To date, silent complicity of the United States has signaled that violent repression on the part of the Ethiopian government is permissible. Time and time again, the Oakland Institute has called the US government out for not taking a stronger stance, asking how much blood must be shed before the US is willing to stand up for human rights and true development in Ethiopia.

    With renewed calls for protests against the Ethiopian regime both within and outside the country gaining momentum, perhaps we are at a tipping point. Perhaps this will be the turning of the tide.

    Anuradha Mittal is the Executive Director of the Oakland Institute.

     

     

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  • Joint letter to UN Human Rights Council on Ethiopia

    Geneva, 8 September 2016

    To Permanent Representatives of
    Members and Observer States of the
    UN Human Rights Council
     

    RE: Addressing the escalating human rights crisis in Ethiopia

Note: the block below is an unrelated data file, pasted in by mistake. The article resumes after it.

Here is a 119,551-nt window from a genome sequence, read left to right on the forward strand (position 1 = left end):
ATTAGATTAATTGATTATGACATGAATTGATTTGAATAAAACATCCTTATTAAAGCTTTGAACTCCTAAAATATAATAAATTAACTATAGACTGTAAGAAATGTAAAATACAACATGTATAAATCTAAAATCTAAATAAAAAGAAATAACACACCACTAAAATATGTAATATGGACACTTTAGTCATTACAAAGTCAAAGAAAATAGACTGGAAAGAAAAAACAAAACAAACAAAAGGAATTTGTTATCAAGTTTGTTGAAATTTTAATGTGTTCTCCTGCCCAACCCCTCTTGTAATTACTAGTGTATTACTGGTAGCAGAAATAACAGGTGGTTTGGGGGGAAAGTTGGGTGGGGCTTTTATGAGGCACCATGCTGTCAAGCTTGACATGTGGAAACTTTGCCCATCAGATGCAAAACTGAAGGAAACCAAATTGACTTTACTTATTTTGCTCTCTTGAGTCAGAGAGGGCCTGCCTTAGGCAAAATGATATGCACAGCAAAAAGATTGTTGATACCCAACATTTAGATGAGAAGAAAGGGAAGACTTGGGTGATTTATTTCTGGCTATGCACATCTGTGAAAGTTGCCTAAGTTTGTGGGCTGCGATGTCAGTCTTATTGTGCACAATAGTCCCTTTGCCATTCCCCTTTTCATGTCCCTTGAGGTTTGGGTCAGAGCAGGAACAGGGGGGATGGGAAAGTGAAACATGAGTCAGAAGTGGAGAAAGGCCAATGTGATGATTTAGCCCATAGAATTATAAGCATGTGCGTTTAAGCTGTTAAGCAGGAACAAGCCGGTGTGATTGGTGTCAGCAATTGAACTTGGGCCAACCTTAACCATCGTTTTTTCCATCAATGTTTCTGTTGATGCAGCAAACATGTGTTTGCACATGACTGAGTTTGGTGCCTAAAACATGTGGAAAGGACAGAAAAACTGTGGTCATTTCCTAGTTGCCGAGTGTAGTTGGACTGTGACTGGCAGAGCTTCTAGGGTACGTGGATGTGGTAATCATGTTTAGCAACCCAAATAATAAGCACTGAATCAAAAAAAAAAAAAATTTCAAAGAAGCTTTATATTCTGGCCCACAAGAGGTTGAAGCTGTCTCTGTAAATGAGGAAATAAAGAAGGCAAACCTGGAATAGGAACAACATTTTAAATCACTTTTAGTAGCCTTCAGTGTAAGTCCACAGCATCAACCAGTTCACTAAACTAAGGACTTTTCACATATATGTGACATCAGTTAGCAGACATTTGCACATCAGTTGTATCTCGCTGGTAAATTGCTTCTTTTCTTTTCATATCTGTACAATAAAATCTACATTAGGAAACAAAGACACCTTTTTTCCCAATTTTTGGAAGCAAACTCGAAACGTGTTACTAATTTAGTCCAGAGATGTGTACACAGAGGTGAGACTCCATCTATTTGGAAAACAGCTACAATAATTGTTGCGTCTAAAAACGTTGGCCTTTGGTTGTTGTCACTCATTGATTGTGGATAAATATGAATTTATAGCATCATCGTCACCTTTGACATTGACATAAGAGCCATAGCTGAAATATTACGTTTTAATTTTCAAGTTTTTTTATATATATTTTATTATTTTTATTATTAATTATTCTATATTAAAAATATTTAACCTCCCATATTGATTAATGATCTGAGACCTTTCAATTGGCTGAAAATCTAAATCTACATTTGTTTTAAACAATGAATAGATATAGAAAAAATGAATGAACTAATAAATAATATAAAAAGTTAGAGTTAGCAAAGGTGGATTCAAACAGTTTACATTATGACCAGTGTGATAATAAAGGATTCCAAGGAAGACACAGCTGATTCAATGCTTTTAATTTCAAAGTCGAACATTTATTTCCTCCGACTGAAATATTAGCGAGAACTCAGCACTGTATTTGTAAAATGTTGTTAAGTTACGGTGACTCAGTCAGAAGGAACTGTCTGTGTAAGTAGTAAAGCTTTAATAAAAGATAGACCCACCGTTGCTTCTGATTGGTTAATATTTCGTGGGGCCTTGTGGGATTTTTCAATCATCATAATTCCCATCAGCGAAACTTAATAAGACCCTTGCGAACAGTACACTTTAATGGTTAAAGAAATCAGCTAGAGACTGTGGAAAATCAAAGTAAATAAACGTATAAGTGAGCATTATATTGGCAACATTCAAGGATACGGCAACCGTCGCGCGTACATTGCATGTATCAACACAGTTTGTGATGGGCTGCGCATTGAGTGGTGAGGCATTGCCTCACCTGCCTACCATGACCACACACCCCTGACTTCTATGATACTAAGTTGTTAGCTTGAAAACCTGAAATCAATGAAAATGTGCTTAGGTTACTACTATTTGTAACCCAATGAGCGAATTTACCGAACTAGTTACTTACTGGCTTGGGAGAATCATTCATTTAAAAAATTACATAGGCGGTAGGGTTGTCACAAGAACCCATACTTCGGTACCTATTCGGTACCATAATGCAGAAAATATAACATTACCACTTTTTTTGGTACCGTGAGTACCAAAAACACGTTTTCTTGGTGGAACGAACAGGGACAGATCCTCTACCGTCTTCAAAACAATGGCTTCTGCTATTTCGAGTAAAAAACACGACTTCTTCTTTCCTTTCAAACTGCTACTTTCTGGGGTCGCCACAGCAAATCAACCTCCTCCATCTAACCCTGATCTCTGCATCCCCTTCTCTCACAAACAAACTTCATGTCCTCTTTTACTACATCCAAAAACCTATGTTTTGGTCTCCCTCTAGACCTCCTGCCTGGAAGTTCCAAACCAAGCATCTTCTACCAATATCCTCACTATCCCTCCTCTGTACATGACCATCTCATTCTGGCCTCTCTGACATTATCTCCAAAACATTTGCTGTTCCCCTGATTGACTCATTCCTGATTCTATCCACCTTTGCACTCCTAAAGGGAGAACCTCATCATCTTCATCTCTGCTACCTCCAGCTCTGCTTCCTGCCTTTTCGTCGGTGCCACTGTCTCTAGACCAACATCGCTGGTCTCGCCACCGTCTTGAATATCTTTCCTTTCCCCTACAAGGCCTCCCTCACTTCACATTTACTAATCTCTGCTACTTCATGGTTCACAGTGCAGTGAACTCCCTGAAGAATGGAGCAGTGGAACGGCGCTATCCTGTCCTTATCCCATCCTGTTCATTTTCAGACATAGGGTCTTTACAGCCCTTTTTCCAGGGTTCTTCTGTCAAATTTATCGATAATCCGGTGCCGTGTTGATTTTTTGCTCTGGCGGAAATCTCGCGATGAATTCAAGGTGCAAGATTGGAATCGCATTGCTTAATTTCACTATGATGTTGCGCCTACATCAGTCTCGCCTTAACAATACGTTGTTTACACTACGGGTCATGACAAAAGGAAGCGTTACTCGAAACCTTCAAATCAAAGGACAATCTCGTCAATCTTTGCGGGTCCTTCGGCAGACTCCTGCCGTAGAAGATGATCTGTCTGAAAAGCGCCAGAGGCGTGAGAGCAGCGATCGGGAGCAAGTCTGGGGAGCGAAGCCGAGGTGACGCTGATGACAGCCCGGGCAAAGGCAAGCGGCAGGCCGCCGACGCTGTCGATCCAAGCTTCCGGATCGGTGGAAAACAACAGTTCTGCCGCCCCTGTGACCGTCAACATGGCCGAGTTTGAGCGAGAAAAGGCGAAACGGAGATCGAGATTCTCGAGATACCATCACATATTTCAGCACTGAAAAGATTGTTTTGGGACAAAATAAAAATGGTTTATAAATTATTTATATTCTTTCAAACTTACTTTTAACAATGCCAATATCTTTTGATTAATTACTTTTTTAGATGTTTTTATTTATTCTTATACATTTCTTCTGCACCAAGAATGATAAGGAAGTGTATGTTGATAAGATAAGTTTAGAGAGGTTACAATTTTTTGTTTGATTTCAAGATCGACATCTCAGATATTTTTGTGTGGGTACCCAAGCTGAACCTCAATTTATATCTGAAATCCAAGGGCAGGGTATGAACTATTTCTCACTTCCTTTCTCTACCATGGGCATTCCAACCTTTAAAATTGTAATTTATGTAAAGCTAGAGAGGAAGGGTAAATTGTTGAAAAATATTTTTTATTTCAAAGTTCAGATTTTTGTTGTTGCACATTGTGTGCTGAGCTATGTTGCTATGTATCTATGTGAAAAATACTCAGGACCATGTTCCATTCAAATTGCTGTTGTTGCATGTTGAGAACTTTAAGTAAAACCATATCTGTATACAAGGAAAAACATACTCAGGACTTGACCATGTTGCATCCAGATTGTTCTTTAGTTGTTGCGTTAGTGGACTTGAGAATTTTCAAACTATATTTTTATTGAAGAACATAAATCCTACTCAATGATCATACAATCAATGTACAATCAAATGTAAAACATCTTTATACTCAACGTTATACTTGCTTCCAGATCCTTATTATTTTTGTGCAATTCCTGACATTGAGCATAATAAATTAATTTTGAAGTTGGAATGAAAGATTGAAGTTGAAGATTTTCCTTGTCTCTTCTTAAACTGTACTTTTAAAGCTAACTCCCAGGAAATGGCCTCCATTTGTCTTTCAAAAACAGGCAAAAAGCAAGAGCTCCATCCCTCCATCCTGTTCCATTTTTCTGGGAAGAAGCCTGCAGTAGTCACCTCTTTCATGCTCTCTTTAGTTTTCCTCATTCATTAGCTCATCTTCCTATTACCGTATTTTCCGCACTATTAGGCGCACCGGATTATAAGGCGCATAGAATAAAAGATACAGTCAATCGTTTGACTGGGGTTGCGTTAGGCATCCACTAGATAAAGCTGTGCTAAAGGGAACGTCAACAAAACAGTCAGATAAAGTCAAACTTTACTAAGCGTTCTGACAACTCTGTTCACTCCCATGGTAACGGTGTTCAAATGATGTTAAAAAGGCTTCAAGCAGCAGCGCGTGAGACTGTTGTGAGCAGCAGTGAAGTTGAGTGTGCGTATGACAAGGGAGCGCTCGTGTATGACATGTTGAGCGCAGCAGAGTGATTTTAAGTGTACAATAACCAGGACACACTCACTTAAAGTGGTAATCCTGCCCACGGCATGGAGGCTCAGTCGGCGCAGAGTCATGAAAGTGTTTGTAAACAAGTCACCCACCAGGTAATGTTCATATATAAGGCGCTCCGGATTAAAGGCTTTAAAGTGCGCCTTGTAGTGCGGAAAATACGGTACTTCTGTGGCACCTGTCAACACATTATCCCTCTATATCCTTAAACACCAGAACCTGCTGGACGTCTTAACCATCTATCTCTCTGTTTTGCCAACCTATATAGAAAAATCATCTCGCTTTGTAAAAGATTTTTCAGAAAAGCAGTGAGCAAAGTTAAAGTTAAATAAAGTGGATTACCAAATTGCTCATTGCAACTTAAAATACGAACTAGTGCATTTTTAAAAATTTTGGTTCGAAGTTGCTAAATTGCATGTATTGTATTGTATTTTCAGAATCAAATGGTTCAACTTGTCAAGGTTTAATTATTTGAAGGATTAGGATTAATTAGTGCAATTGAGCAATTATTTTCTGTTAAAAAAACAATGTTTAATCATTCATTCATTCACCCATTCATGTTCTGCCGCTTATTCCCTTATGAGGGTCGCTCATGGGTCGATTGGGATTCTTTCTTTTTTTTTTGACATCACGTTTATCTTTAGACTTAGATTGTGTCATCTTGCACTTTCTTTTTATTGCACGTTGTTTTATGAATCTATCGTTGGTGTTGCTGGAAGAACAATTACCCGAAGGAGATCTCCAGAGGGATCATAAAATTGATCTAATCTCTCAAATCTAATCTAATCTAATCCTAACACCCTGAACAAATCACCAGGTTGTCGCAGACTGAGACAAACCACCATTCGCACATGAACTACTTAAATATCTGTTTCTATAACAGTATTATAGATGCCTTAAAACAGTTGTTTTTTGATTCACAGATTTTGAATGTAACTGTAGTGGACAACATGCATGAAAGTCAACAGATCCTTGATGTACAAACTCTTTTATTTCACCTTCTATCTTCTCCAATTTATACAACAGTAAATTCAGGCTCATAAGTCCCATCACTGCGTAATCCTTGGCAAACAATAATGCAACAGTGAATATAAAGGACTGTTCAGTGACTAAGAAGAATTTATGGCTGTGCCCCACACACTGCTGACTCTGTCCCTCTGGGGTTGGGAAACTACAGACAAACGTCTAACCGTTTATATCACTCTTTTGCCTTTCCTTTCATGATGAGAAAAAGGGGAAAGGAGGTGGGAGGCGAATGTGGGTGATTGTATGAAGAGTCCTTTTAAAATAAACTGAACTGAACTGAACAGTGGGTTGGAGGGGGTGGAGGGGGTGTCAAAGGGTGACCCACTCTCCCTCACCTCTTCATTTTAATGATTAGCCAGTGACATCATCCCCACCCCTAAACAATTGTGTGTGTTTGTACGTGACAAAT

Your Excellency,

    The undersigned civil society organisations write to draw your attention to grave violations of human rights in Ethiopia, including the recent crackdown on largely peaceful protests in the Oromia and Amhara regions.

    As the UN Human Rights Council prepares to convene for its 33rd session between 13 – 30 September 2016, we urge your delegation to prioritise and address through joint and individual statements the escalating human rights crisis in Ethiopia.

    An escalating human rights crisis in Oromia and Amhara Regions

    The situation in Ethiopia has become increasingly unstable since security forces repeatedly fired upon protests in the Amhara and Oromia regions in August 2016. On 6 and 7 August alone, Amnesty International reported at least 100 killings and scores of arrests during protests that took place across multiple towns in both regions. Protesters had taken to the streets throughout the Amhara and Oromia regions to express discontent over the ruling party’s dominance in government affairs, the lack of rule of law, and grave human rights violations for which there has been no accountability.